When planning any type of colorwork – think stripes, mosaic, intarsia, stranded, etc. – you probably give some good thought to your color choices. And there is plenty of room for experimentation. So why not combine orange and burgundy as I did with the Rockscape shawl (shown above), or teal and cream as I did with the Townhouse cowl, or dark purple and variegated yellow like I did with the Basalt Swirl cowl / scarf?
But have you also considered color value?
Let’s first have a quick refresher about color. A hue is what we usually think of as “color”: Red, orange, teal, you get it. The value is the relative lightness or darkness of a hue on a gray scale. And the gray scale shows the gradation of white to black, with every shade of gray in between those two extremes. What this means in effect is that the value characterizes the contrast between two colors.
Back to the knitting world: In colorwork, value is important – and not only hue – because you want your colorwork to really pop out. Otherwise, it’s not really worth it to spend so much time working intricate colorwork patterns if they don’t show in the final project, right?!
There are two very easy ways to assess the value of two skeins of yarn. Go stash diving and grab at least two skeins of yarn, then do the following:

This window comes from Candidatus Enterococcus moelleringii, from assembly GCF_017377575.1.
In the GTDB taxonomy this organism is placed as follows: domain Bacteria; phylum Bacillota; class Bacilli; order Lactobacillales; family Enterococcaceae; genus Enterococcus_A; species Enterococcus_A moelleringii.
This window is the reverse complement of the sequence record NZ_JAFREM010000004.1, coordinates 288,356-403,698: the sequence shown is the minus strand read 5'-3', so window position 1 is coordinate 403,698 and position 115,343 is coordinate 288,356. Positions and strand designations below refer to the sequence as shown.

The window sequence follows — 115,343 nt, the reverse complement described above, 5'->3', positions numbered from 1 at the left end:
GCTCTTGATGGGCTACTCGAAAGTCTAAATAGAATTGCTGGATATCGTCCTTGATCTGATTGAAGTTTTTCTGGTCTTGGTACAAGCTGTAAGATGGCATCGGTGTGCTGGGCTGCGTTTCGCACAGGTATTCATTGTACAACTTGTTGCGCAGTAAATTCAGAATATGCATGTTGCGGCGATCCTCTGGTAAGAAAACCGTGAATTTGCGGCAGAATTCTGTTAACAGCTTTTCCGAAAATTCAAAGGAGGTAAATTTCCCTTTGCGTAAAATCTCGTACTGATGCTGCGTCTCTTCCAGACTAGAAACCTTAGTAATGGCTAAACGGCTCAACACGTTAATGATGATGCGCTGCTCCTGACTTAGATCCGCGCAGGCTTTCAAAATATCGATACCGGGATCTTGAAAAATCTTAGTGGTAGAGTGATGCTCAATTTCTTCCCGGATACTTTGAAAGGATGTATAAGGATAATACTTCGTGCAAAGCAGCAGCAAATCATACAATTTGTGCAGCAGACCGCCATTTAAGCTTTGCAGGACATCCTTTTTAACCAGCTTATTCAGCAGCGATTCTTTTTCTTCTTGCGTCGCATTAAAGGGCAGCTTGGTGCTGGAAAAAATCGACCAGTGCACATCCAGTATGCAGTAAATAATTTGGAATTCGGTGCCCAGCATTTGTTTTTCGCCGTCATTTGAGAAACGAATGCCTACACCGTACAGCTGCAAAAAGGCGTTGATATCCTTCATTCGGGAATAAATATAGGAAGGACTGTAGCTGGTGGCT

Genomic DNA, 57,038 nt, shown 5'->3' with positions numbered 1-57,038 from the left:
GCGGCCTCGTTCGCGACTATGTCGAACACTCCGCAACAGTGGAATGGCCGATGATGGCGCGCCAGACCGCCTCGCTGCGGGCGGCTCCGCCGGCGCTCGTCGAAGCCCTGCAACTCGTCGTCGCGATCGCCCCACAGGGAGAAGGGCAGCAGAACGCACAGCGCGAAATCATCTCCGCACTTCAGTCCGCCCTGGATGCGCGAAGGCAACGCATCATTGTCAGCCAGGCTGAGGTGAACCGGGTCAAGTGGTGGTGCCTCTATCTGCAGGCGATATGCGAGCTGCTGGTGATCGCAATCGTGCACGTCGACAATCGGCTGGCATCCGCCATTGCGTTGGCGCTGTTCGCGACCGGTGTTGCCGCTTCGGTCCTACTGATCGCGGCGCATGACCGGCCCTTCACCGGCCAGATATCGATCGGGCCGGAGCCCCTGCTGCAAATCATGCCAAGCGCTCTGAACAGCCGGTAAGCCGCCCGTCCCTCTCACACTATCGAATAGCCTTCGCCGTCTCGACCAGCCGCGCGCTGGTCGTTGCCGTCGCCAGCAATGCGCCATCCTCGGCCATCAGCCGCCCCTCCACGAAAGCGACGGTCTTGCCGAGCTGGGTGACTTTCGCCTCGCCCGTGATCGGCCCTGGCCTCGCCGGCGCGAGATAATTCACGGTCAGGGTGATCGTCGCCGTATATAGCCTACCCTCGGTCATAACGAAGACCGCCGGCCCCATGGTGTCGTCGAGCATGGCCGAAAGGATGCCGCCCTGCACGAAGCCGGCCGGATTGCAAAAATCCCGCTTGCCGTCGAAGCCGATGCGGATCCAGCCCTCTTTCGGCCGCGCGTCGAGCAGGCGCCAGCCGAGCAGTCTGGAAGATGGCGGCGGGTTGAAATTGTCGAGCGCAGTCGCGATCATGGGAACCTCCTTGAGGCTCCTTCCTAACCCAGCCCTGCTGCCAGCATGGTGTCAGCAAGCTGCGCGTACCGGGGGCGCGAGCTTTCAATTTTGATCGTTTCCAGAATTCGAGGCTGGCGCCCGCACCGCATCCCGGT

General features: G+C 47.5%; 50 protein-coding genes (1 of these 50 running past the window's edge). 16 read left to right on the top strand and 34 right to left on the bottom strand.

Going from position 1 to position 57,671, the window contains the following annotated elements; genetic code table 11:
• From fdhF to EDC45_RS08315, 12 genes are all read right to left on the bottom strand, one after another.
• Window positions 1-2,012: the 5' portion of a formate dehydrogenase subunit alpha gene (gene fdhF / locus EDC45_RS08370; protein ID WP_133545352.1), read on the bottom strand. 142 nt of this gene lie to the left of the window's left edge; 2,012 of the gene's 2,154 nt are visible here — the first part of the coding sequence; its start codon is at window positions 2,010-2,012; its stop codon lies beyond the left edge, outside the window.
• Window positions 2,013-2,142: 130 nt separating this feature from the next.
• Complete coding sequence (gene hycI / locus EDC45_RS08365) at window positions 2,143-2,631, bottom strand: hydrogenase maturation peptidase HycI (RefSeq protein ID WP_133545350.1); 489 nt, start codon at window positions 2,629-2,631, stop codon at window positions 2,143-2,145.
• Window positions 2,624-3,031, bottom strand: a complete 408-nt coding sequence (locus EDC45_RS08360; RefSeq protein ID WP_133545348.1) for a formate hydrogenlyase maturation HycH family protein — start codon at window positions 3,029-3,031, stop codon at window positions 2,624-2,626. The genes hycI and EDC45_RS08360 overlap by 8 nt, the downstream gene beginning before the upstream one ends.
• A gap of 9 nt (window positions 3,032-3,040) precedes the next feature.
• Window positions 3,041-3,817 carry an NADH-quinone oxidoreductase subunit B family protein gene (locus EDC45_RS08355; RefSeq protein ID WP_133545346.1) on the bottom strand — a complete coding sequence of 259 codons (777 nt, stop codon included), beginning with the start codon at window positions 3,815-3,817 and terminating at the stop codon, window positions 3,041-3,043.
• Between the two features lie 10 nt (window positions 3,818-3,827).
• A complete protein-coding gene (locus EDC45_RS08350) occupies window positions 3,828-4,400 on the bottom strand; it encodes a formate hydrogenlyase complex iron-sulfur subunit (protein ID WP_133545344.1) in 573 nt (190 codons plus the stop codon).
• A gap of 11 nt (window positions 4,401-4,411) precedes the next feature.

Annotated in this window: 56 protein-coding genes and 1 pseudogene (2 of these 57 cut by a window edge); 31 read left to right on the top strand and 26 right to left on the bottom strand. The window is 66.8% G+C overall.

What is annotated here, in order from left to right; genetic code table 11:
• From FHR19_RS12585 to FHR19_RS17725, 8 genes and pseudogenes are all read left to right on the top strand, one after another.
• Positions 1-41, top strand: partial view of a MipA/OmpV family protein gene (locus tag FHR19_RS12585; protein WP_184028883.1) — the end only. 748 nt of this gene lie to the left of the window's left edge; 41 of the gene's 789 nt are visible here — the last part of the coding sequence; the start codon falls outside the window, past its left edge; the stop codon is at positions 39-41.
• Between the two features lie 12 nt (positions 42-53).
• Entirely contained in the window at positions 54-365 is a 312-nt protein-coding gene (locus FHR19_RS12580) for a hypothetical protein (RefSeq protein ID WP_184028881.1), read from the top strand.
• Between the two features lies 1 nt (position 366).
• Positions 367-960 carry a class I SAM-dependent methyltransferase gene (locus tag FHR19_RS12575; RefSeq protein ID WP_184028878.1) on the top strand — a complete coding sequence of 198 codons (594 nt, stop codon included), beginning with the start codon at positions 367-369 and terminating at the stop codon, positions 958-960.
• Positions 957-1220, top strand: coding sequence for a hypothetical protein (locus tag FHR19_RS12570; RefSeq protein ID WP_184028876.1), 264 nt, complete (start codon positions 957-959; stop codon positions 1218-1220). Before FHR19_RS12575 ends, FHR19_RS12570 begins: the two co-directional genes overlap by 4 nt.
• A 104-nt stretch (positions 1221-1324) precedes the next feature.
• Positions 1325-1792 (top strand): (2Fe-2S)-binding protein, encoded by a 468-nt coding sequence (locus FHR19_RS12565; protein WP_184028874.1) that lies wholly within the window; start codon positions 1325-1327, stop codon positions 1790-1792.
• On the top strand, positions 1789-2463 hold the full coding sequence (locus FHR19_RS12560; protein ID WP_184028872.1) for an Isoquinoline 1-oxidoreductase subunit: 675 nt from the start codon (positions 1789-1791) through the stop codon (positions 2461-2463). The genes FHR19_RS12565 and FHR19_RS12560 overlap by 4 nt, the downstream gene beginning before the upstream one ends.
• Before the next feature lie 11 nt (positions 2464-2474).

1/ The low-tech option is to squint. In a way, this will “filter out” the hues and let you see the value better. If the hues of the chosen two skeins don’t really pop while squinting, this means that their values are too close to each other. In other words, the contrast is too low.
2/ The somewhat more high-tech option is to use the camera on your smartphone. Set it to black-and-white mode and through it, you’ll see the world in color value. With your chosen two skeins, if one appears light and the other appears dark with your camera, you’re good to go: There’s enough contrast between the two skeins. The black-and-white photograph included here illustrates this: This is the same photograph of the Rockscape shawl as included above, but it’s now shown in black-and-white. You can see that the two colorways really pop, and that there’s enough contrast.
So, how much contrast should you have in your project? Well, like always in knitting: That depends! 😉 Some forms of colorwork are more “forgiving” than others. If you are working with stripes, you can perfectly use colorways with very little contrast. This will create subtle color transitions and create an elegant and refined look. Check out the Chevron cowl for example. If you go with strong colors and lots of contrast, the same stripes will most likely create a bold and more sporty look. Check out the Modulation cowl for example. The same holds true for intarsia if you’re working with abstract color blocks (rather than figurative shapes that need to pop out anyway).
However, if you are working with mosaic, stranded colorwork or figurative intarsia patterns, then you need lots of contrast for your stitches to pop out. Otherwise, the motifs will get lost and that would be really too bad. So, next time you pick some skeins for a colorwork project, pop out your phone and check the color value!
Shown above: The Rockscape shawl (available on Ravelry).
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